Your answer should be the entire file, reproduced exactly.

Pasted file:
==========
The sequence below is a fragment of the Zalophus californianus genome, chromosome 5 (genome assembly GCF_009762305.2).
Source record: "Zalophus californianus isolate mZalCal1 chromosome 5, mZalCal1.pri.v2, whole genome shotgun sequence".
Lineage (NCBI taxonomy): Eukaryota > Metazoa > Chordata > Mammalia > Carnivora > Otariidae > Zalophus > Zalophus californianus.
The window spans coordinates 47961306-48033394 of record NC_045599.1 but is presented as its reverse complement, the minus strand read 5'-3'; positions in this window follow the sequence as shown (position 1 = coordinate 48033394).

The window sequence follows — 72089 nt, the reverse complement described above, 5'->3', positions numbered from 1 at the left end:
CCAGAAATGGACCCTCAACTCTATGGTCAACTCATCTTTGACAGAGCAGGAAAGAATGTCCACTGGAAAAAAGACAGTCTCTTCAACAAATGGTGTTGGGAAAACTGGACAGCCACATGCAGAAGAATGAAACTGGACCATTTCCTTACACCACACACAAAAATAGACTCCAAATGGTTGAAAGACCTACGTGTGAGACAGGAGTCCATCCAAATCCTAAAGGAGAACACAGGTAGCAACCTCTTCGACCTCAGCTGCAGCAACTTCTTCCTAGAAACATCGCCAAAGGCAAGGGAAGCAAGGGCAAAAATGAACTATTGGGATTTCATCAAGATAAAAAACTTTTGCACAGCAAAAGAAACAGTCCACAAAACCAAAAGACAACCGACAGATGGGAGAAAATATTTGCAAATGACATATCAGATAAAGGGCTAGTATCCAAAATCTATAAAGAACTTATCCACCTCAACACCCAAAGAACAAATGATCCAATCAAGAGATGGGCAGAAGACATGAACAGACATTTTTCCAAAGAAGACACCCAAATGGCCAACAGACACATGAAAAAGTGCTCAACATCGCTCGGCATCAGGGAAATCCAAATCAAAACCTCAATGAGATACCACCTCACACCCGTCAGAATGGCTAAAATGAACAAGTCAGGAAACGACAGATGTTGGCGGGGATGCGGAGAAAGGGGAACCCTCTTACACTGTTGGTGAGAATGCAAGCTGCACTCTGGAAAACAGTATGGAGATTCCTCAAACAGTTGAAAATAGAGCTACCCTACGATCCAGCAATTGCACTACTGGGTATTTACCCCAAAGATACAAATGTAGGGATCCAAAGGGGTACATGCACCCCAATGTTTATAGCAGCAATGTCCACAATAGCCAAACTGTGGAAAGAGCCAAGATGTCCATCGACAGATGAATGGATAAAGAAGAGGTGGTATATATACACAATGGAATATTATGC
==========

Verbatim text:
The sequence below is a fragment of the Zalophus californianus genome, chromosome 5 (genome assembly GCF_009762305.2).
Source record: "Zalophus californianus isolate mZalCal1 chromosome 5, mZalCal1.pri.v2, whole genome shotgun sequence".
Lineage (NCBI taxonomy): Eukaryota > Metazoa > Chordata > Mammalia > Carnivora > Otariidae > Zalophus > Zalophus californianus.
The window spans coordinates 47961306-48033394 of record NC_045599.1 but is presented as its reverse complement, the minus strand read 5'-3'; positions in this window follow the sequence as shown (position 1 = coordinate 48033394).

The window sequence follows — 72089 nt, the reverse complement described above, 5'->3', positions numbered from 1 at the left end:
CCAGAAATGGACCCTCAACTCTATGGTCAACTCATCTTTGACAGAGCAGGAAAGAATGTCCACTGGAAAAAAGACAGTCTCTTCAACAAATGGTGTTGGGAAAACTGGACAGCCACATGCAGAAGAATGAAACTGGACCATTTCCTTACACCACACACAAAAATAGACTCCAAATGGTTGAAAGACCTACGTGTGAGACAGGAGTCCATCCAAATCCTAAAGGAGAACACAGGTAGCAACCTCTTCGACCTCAGCTGCAGCAACTTCTTCCTAGAAACATCGCCAAAGGCAAGGGAAGCAAGGGCAAAAATGAACTATTGGGATTTCATCAAGATAAAAAACTTTTGCACAGCAAAAGAAACAGTCCACAAAACCAAAAGACAACCGACAGATGGGAGAAAATATTTGCAAATGACATATCAGATAAAGGGCTAGTATCCAAAATCTATAAAGAACTTATCCACCTCAACACCCAAAGAACAAATGATCCAATCAAGAGATGGGCAGAAGACATGAACAGACATTTTTCCAAAGAAGACACCCAAATGGCCAACAGACACATGAAAAAGTGCTCAACATCGCTCGGCATCAGGGAAATCCAAATCAAAACCTCAATGAGATACCACCTCACACCCGTCAGAATGGCTAAAATGAACAAGTCAGGAAACGACAGATGTTGGCGGGGATGCGGAGAAAGGGGAACCCTCTTACACTGTTGGTGAGAATGCAAGCTGCACTCTGGAAAACAGTATGGAGATTCCTCAAACAGTTGAAAATAGAGCTACCCTACGATCCAGCAATTGCACTACTGGGTATTTACCCCAAAGATACAAATGTAGGGATCCAAAGGGGTACATGCACCCCAATGTTTATAGCAGCAATGTCCACAATAGCCAAACTGTGGAAAGAGCCAAGATGTCCATCGACAGATGAATGGATAAAGAAGAGGTGGTATATATACACAATGGAATATTATGC